When data in the database is constantly being updated, it is important to ensure that cache is also updated to reflect these changes. Otherwise, application may serve outdated or stale data to clients. So, we use cache invalidation techniques to maintain consistency of the cache with latest changes in the database. There are three different types of popular cache invalidation schemes:

Write through cache

In write-through caching, writes are first made to the cache and then to the database. If both writes are successful, write operation is considered successful. This approach ensures that cache and database remain consistent and reduces the risk of data loss in case of a crash or system disruption.

  • Write-through cache comes with the trade-off of increased write latency. This is because data must be written to two separate places, which can take longer time. This may not be a problem for applications with small amounts of write operation, but it can become an issue for applications with heavy write operations.
  • Write-through caching is best suited for applications that frequently re-read data. Despite the increased write latency, this approach offers lower read latency and consistent data, which can compensate for the longer write time.

Write around cache

In write-back cache, we write data directly to database and bypass the cache. This leads to increase in cache miss, resulting in higher read latency for applications that frequently write and re-read data.

  • We use this approach when we update data frequently and there is a high overhead for cache update. In such cases, we only update cache when the data is read. This will reduce number of write operations and the risk of cache overloading.
  • This approach may not be suitable for applications that frequently re-read the most recent data. This is because cache misses will occur frequently, which can cause slower read times.

Write back cache

The write-back cache is used in systems with high write activity to improve write performance. Writes are temporarily stored in a cache layer, where they are quickly verified and then asynchronously written to the database. This approach results in faster write latencies and higher write throughput.

However, this technique carries the risk of data loss if cache layer fails, as cache is the only copy of the written data. To minimize this risk, it is recommended to have multiple cache replicas that acknowledge the write. This way, if one cache fails, data can still be recovered from another cache.

Advantages of Caching

There are several benefits to using caching in a system or application:

  • Improved performance: Caching significantly improves overall performance of the system by reducing the need to download data each time it is needed.
  • Reduced database cost: Caching can reduce load on the primary database by offloading traffic to the cache server. This can significantly reduce the overall cost of the system, especially if the primary database charges per throughput.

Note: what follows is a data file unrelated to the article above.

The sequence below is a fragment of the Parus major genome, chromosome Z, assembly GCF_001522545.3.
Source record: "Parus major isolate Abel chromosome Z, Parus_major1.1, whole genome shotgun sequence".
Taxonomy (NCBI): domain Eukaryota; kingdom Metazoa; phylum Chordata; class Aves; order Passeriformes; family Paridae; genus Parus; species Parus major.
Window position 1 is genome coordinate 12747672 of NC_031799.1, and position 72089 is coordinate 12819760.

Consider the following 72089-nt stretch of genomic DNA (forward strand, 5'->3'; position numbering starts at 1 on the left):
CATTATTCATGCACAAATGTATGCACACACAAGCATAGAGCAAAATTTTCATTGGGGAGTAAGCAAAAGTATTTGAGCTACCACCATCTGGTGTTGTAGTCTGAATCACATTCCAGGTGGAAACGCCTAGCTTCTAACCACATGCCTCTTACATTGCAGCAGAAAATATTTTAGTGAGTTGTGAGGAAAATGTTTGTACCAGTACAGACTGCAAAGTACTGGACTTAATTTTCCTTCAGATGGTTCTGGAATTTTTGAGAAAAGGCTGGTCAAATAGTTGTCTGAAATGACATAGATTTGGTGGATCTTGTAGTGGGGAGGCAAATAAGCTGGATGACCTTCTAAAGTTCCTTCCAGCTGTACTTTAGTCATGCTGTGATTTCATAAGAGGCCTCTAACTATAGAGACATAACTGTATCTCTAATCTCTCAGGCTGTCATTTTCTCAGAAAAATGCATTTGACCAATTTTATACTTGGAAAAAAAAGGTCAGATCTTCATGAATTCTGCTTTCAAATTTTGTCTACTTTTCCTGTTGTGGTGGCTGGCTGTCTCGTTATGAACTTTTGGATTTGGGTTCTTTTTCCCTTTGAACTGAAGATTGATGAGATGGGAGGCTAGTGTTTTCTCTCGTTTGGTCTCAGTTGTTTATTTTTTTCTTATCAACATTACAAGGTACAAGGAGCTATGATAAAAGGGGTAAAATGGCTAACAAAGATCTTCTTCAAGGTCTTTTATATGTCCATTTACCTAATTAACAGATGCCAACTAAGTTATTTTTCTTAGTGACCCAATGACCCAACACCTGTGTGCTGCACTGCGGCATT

• Reduced backend load: By redirecting significant parts of the read load from backend database to in-memory cache, load on the database can be reduced.
  • Predictable performance: Caching can help mitigate unpredictable performance during high traffic or spikes in usage by providing high throughput in-memory cache to handle the increased load.
  • Increased read throughput: In addition to lower latency, in-memory caching systems also offer much higher request rates compared to a disk-based database. A single cache instance can serve hundreds of thousands of requests per second.

Disadvantages of Caching

Caches are used in modern software to improve performance, but they can also have drawbacks.

  • If a cache becomes corrupted, it can cause problems with the app, such as incorrect data display, glitches, or crashes.
  • Caches can sometimes prevent apps from loading the most recent version of a web page or other data.
  • To minimize the negative effects of caching, it's important to manage cache misses effectively. Cache misses introduce latency that would not be present without caching. So it's important to keep them low compared to cache hits to maximize a cache's benefits. If cache misses are not well managed, caching system can become nothing more than overhead.


In summary, caching is a useful technique for improving the performance, reducing cost, and increasing the scalability of a system or application by storing frequently accessed data in a fast and easily accessible location. It can also benefit users by improving the performance and efficiency of the system or application.

Thanks to Chiranjeev and Navtosh for his contribution in creating the first version of this content. If you have any queries/doubts/feedback, please write us at Enjoy learning, Enjoy system design, Enjoy algorithms!